Regarding the test for smoke toxicity, the content of the test methods for providing evidence of toxicity has not changed. The verification method for the determination of toxic gases of components for rail vehicles, however, was adjusted to more frequent sampling during the test process. According to the new standard, a sample is not only taken for analysis after four and eight minutes, but at least every 20 seconds. The evaluation of the test results according to the current standard continues to be only on the basis of the gas samples taken in the fourth or eighth minute.

As the limit values in EN 45545-2:2020 have not changed, it is possible to transfer the results from the test method to EN 45545-2:2016 to EN 45545-2:2020.
This should be assessed by an independent inspection body or the competent TAB. This change involves a re-orientation of the test processes, but effectively there is no tightening of the standard.

Furthermore, a table regarding the multiple qualification of components was added in Annex B of the standard. The requirement sets of an HL classification are compared with the currently effective requirement sets.

The adjustments in Clause 4.2 "General” of the new EN 45545-2:2020 show partial weakening of the requirement with reduced assessment/testing effort or at least increased specification of the requirements with regard to extending the application.

In Clause 4.3 [9], grouping rules have been specified based on practical experiences. For example, in the provision of evidence for printed circuit boards, UL 94 V0 is explicitly named as evidence, as the printed circuit boards mostly already include this proof.

Conclusion

Each refurbishment or maintenance project must be considered individually, to ensure protection objective-orientated provision of evidence. At the same time, it must be taken into consideration that acceptance of the evidence plan, including measures, must be obtained from the technical regulatory authority. This forms the requirement for positive putting into service/commissioning or maintaining service on the basis of the documents made available.


Literature / Remarks

[1] EN 13306:2018-02 "Maintenance - Maintenance terminology"

[2] German BOStrab “Verordnung über den Bau und Betrieb der Straßenbahnen” dated 01/01/1988, last amended 10/10/2019

[3] EN 16334:2014-12 Railway applications - Passenger Alarm System - System requirements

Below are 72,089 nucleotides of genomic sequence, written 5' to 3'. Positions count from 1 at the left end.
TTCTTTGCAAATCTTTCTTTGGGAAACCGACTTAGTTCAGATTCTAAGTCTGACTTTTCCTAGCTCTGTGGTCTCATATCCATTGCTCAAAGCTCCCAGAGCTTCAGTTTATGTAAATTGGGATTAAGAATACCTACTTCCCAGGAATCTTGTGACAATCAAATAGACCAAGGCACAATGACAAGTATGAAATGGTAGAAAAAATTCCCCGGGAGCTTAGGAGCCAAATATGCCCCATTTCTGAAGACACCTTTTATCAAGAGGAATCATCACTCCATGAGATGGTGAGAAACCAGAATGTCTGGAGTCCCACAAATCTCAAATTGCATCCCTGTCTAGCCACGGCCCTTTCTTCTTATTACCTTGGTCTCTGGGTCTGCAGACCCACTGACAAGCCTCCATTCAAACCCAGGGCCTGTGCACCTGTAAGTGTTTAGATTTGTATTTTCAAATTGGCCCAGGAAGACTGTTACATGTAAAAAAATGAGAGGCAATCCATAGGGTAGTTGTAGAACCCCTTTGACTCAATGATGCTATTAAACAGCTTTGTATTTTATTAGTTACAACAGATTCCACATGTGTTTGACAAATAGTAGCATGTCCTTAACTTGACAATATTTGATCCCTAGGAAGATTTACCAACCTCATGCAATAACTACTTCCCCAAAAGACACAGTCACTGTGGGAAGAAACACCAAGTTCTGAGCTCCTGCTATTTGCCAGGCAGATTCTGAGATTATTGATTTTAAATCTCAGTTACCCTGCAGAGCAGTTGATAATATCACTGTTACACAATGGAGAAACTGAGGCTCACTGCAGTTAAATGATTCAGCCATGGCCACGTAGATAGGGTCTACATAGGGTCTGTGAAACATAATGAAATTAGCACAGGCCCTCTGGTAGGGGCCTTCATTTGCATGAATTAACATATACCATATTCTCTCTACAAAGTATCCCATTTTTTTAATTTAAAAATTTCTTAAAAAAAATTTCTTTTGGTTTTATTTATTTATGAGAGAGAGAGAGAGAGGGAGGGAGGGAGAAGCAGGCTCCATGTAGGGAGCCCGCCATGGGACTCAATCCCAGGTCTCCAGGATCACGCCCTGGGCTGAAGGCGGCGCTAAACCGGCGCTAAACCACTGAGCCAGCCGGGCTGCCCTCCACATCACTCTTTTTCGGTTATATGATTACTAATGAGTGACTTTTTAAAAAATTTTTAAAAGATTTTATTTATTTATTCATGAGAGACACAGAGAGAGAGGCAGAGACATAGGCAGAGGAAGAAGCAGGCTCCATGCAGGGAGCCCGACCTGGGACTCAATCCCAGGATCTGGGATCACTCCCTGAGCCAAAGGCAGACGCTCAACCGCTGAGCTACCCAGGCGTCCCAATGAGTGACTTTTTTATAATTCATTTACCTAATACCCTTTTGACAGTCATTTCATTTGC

[4] EN 13272:2019-12 Electrical lighting for rolling stock in public transport systems

[5] EN 14752:2020-03 Railway applications. Body side entrance systems for rolling stock

[6] Germany TRStrab Brandschutz:2014 Technische Regeln für Straßenbahnen Brandschutz in unterirdischen Betriebsanlagen

[7] DIN 5510-2 2009-05 Preventive fire protection in railway vehicles - Part 2: Fire behaviour and fire side effects of materials and parts - Classification, requirements and test methods

[8] EN 45545-2: 2016-02 Railway applications. Fire protection on railway vehicles Part 2: Requirements for fire behaviour of materials and components

[9] EN 45545-2:2020 Railway applications. Fire protection on railway vehicles Part 2: Requirements for fire behaviour of materials and components

[10] EN 45545-1:2013-08 Railway applications. Fire protection on railway vehicles Part 1: General

[11] EN 45545-3:2013-08 Railway applications. Fire protection on railway vehicles Part 3: Fire resistance requirements for fire barriers

[12] EN 45545-4:2015-11 Railway applications. Fire protection on railway vehicles Part 4: Fire safety requirements for rolling stock design

[13] EN 45545-5: 2016-01 Railway applications. Fire protection on railway vehicles Part 5: Fire safety requirements for electrical equipment including that of trolley buses, track guided buses and magnetic levitation vehicles

[14] EN 45545-6: 2015-11 Railway applications. Fire protection on railway vehicles Part 6: Fire control and management systems

[15] EN 45545-7:2013-08 Railway applications. Fire protection on railway vehicles Part 7: Fire safety requirements for flammable liquid and flammable gas installations

[16] EN 16989: 2018 Railway applications. Fire protection on railway vehicles. Fire behaviour test for a complete seat


About the authors

M.Sc. Corinna Trettin has been a team leader and EBA-recognised fire safety assessor in the Fire Protection Department of TÜV SÜD Rail GmbH since 2017. Prior to that she was a scientific assistant in fire and explosion protection (2010-2017) at the Bergische University Wuppertal, at which she had studied safety engineering and fire protection.

Dipl.-Wirtsch.-Ing. Miriam Jost has worked as an expert for fire protection in rail vehicles at TÜV SÜD Rail GmbH since 2012. From 2008 to 2012, she worked for FOGTEC Brandschutz GmbH in Cologne as a sales engineer for fire alarm and fire-fighting technology for rail vehicles. She studied industrial engineering at the HTW University of Applied Sciences in Berlin.